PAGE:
But no matter the size of your team or what their specialties are, it is simply important to be supported by knowledgeable professionals who can meet you where you are. I actually discovered via my naturopath that I have a gluten sensitivity, so my diet became a big focus. Massey notes, “Nutrition is especially important during grief … if people want to help you by bringing over food, have it be nutritious food to help your body heal.”
Soothing behavior changes
Many widows I spoke to encouraged removing the “shoulds” out of your life and taking the pressure off of what you think people expect of you, which tends to show up in the mental and emotional work widows do for others.
”One of the biggest injustices of grieving in our culture is we end up trying to make everyone around us feel better about how we are feeling,” notes widower and Seattle dad Brian Hartzman. Whether done out of courtesy, avoidance or some other reason, it’s a burden and takes up valuable energy. So, allow people to be responsible for their own feelings and reactions.
I also think the value of a good cry is underrated. I used to resist crying, but holding it back gave me headaches. Now, I just let the tears flow when I feel a crying wave coming, because I always feel better afterward.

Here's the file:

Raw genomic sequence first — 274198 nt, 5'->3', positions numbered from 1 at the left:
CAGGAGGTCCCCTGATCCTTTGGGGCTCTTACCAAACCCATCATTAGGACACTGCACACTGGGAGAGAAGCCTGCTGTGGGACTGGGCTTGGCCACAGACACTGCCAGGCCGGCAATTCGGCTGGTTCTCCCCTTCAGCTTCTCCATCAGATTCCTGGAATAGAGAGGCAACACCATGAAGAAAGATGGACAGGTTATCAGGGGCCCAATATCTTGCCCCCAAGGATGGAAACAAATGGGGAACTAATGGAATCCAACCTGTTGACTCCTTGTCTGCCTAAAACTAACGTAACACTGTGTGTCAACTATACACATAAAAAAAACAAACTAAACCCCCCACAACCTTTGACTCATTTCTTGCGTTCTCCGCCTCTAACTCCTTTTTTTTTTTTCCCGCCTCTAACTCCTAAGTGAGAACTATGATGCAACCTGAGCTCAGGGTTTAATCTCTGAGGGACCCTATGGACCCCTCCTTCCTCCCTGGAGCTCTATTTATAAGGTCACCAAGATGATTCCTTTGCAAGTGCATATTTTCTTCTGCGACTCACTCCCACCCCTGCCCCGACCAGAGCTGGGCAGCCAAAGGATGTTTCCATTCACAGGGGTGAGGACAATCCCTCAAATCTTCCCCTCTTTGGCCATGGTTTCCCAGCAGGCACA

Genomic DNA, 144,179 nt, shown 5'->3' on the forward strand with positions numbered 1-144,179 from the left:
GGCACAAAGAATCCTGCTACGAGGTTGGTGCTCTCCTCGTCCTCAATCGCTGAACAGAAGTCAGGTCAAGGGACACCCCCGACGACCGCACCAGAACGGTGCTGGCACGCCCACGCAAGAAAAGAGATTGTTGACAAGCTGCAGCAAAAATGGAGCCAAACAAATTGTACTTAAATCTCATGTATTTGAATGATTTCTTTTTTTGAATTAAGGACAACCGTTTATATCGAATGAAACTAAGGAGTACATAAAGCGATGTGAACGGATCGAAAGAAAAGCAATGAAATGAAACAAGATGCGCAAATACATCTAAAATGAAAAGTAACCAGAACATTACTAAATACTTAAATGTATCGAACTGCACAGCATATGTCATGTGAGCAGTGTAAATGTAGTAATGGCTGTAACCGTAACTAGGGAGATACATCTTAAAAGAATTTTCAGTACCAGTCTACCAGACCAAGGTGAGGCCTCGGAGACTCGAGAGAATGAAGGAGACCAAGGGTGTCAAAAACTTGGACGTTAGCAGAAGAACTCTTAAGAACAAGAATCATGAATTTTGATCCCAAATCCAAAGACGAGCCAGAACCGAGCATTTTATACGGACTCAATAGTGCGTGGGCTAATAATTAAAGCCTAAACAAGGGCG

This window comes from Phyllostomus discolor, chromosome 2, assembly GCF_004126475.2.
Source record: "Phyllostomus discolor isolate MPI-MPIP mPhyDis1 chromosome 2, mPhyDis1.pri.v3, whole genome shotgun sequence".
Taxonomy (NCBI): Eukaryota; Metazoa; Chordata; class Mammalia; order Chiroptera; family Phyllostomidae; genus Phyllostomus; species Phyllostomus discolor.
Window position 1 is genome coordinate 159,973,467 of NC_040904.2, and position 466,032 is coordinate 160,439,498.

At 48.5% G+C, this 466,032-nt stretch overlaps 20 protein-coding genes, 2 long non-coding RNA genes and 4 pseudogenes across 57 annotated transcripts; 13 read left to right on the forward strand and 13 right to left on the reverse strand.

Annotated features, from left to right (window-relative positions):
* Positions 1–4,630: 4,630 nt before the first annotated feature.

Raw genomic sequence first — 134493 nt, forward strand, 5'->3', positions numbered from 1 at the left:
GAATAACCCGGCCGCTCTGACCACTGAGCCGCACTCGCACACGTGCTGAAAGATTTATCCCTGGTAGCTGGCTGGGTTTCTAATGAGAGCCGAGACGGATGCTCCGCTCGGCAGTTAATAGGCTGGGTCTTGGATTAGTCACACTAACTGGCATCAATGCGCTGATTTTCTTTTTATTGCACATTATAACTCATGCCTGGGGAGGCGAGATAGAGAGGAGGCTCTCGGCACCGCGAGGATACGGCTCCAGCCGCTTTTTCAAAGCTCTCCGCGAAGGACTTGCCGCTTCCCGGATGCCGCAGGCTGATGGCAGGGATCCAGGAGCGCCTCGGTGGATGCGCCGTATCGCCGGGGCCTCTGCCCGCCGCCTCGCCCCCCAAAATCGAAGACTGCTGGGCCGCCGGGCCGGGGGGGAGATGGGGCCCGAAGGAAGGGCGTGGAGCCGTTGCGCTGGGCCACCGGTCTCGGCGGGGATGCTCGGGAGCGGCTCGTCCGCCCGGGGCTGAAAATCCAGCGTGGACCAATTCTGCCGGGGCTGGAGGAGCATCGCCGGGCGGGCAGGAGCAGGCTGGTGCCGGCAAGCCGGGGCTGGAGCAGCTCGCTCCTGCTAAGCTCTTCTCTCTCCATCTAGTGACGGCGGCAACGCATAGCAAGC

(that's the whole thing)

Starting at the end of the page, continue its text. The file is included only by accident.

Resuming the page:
Finding a community
Over and over, widow(er)s emphasize that finding a community to share experiences, gain support and not feel isolated helps. Massey advises, “The main thing is to reduce isolation by increasing your support community, and allow yourself to feel the process and lean on [others].”
Put effort into prioritizing yourself and carving out time in your schedule for this. Even if it requires asking or hiring someone to watch your kids on a regular basis, think of it as a necessary healing step.
Recommended programs include:
- The Healing Center
- Providence Hospice/Safe Crossings
- Club Wid
- PNW Widows
- Soaring Spirits
- Cancer Pathways (formerly Gilda’s Club)
- Forced Joy Project
In the modern world, there are ways to connect with others who are not in the same location or time zone. Podcasts, blogs and video content created by widow(er)s talking about familiar experiences can provide catharsis and a sense of connection when we need it. There are also communities that form around these content creators. Before I became a widow, I had no idea this subculture existed, but I am sure glad it does. I’ve gained so much insight from their raw, brave and profound observations. Here are just a few recommendations.
- Widow We Do Now?
- The Aware Parenting Podcast
- Dating After Death (community offering also)
- Death Is Hilarious (community offering also)
- Widowed Parent Podcast
It can take every ounce of strength to guide yourself and your children through the journey of loss. But making time and space for your own healing is, in itself, a heroic act.
“Have grace for yourself, even if others don’t, because you are the one living this life — and you’re accountable to no one else but yourself and your family,” adds Kuo.
Essentially, being kind to yourself is the most important step as you move through your grief and put yourself back together.